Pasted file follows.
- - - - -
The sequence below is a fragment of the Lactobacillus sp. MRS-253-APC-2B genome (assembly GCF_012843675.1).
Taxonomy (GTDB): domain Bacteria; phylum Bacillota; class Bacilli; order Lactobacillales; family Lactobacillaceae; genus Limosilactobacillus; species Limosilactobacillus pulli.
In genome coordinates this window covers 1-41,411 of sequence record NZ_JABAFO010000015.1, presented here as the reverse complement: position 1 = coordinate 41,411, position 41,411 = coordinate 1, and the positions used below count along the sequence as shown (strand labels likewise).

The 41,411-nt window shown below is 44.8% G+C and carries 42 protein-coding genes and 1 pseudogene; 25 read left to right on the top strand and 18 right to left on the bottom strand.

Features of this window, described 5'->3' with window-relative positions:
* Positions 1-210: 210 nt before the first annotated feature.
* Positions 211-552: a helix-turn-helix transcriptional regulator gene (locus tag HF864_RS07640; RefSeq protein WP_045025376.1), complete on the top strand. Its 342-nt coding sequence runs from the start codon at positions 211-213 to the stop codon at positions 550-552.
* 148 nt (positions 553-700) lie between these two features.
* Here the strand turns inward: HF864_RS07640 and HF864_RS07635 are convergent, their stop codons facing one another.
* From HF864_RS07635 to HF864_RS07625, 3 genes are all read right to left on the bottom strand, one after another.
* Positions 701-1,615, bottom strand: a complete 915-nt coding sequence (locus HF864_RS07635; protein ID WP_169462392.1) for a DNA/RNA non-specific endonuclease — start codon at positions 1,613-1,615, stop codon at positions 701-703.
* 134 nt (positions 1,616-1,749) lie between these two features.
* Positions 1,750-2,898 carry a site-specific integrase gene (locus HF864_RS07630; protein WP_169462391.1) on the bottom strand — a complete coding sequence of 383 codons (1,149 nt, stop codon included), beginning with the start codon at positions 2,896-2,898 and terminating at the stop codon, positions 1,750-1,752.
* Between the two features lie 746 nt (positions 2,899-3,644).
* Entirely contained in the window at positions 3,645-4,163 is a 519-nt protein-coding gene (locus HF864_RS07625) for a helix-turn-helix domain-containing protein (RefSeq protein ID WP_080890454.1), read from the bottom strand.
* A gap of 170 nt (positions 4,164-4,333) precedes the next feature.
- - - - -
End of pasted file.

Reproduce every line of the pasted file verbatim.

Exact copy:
The sequence below is a fragment of the Lactobacillus sp. MRS-253-APC-2B genome (assembly GCF_012843675.1).
Taxonomy (GTDB): domain Bacteria; phylum Bacillota; class Bacilli; order Lactobacillales; family Lactobacillaceae; genus Limosilactobacillus; species Limosilactobacillus pulli.
In genome coordinates this window covers 1-41,411 of sequence record NZ_JABAFO010000015.1, presented here as the reverse complement: position 1 = coordinate 41,411, position 41,411 = coordinate 1, and the positions used below count along the sequence as shown (strand labels likewise).

The 41,411-nt window shown below is 44.8% G+C and carries 42 protein-coding genes and 1 pseudogene; 25 read left to right on the top strand and 18 right to left on the bottom strand.

Features of this window, described 5'->3' with window-relative positions:
* Positions 1-210: 210 nt before the first annotated feature.
* Positions 211-552: a helix-turn-helix transcriptional regulator gene (locus tag HF864_RS07640; RefSeq protein WP_045025376.1), complete on the top strand. Its 342-nt coding sequence runs from the start codon at positions 211-213 to the stop codon at positions 550-552.
* 148 nt (positions 553-700) lie between these two features.
* Here the strand turns inward: HF864_RS07640 and HF864_RS07635 are convergent, their stop codons facing one another.
* From HF864_RS07635 to HF864_RS07625, 3 genes are all read right to left on the bottom strand, one after another.
* Positions 701-1,615, bottom strand: a complete 915-nt coding sequence (locus HF864_RS07635; protein ID WP_169462392.1) for a DNA/RNA non-specific endonuclease — start codon at positions 1,613-1,615, stop codon at positions 701-703.
* 134 nt (positions 1,616-1,749) lie between these two features.
* Positions 1,750-2,898 carry a site-specific integrase gene (locus HF864_RS07630; protein WP_169462391.1) on the bottom strand — a complete coding sequence of 383 codons (1,149 nt, stop codon included), beginning with the start codon at positions 2,896-2,898 and terminating at the stop codon, positions 1,750-1,752.
* Between the two features lie 746 nt (positions 2,899-3,644).
* Entirely contained in the window at positions 3,645-4,163 is a 519-nt protein-coding gene (locus HF864_RS07625) for a helix-turn-helix domain-containing protein (RefSeq protein ID WP_080890454.1), read from the bottom strand.
* A gap of 170 nt (positions 4,164-4,333) precedes the next feature.